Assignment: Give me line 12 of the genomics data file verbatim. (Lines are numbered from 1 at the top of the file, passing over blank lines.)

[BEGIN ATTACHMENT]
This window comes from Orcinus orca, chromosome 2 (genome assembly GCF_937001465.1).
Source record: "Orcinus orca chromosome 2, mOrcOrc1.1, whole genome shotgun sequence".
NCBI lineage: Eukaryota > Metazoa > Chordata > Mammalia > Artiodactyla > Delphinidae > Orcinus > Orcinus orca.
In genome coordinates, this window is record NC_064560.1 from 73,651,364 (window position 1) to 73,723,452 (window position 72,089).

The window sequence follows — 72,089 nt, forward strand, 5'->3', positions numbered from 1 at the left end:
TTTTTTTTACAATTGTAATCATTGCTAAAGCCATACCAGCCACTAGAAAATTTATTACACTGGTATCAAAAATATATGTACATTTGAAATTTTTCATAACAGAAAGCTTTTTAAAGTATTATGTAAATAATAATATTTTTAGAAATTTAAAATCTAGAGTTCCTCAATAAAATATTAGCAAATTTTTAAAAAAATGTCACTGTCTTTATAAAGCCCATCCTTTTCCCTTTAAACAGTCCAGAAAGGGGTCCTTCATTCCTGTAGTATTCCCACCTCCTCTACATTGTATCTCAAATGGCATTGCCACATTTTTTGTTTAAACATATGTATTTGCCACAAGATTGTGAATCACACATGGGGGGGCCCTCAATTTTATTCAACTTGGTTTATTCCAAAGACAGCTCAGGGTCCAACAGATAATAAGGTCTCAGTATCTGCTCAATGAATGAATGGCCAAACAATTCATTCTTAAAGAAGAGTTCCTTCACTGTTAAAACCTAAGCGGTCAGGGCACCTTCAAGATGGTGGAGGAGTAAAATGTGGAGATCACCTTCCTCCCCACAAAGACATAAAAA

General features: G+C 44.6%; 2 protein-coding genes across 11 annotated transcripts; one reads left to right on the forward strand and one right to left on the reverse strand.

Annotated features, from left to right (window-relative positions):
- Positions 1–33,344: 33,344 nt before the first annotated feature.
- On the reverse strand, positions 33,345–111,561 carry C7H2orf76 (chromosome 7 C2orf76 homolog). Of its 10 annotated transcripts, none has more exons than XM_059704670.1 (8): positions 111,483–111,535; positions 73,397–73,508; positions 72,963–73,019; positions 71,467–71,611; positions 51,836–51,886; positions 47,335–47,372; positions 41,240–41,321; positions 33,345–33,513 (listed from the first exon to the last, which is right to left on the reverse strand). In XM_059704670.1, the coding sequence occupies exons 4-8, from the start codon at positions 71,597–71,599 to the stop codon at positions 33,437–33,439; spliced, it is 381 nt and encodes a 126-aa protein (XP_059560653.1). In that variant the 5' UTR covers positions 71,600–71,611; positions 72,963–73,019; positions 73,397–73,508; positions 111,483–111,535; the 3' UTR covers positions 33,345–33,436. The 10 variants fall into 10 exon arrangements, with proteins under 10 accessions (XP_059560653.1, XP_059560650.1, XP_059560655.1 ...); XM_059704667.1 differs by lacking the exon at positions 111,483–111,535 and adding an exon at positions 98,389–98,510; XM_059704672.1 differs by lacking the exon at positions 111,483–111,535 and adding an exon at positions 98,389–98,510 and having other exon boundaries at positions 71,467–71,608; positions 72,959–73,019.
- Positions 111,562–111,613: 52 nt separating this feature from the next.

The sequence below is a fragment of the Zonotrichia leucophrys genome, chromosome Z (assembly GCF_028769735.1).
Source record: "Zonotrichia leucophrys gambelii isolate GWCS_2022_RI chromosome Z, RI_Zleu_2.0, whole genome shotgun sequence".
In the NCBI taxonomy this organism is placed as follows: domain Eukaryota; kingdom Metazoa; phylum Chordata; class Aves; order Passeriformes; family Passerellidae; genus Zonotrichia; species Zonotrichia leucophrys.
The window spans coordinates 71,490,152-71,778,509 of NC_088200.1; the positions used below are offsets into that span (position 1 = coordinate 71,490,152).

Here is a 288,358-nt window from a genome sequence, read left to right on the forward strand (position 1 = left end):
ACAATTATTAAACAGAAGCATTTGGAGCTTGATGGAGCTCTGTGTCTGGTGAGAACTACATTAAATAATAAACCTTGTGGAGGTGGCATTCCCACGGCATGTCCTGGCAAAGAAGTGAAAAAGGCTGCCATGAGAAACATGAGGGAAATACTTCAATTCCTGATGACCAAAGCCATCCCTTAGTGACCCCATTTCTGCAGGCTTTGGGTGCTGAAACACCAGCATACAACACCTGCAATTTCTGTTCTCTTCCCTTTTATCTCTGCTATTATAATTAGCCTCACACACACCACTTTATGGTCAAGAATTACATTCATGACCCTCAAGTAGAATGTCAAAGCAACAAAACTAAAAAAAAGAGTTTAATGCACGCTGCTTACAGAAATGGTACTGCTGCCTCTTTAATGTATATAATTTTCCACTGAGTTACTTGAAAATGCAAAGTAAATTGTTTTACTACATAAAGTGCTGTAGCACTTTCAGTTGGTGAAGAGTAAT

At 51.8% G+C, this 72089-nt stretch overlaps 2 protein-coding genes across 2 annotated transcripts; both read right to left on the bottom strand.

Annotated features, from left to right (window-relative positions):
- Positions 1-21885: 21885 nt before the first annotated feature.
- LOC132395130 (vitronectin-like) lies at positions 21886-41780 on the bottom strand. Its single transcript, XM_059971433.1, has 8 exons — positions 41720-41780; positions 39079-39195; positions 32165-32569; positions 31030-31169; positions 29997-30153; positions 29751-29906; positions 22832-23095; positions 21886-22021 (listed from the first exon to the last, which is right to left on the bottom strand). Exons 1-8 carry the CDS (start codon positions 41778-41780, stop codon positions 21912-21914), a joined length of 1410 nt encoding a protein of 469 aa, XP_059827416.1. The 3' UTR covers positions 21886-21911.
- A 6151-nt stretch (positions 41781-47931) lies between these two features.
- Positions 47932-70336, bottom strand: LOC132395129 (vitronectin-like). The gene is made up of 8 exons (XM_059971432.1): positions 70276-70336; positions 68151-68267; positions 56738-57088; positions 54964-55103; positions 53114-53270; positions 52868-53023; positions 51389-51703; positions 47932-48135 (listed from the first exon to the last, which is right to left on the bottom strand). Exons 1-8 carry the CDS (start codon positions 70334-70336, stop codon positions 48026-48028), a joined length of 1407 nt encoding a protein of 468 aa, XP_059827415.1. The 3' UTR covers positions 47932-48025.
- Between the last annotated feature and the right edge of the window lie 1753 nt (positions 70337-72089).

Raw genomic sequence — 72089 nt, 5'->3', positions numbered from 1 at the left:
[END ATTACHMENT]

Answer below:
The sequence below is a fragment of the Zonotrichia leucophrys genome, chromosome Z (assembly GCF_028769735.1).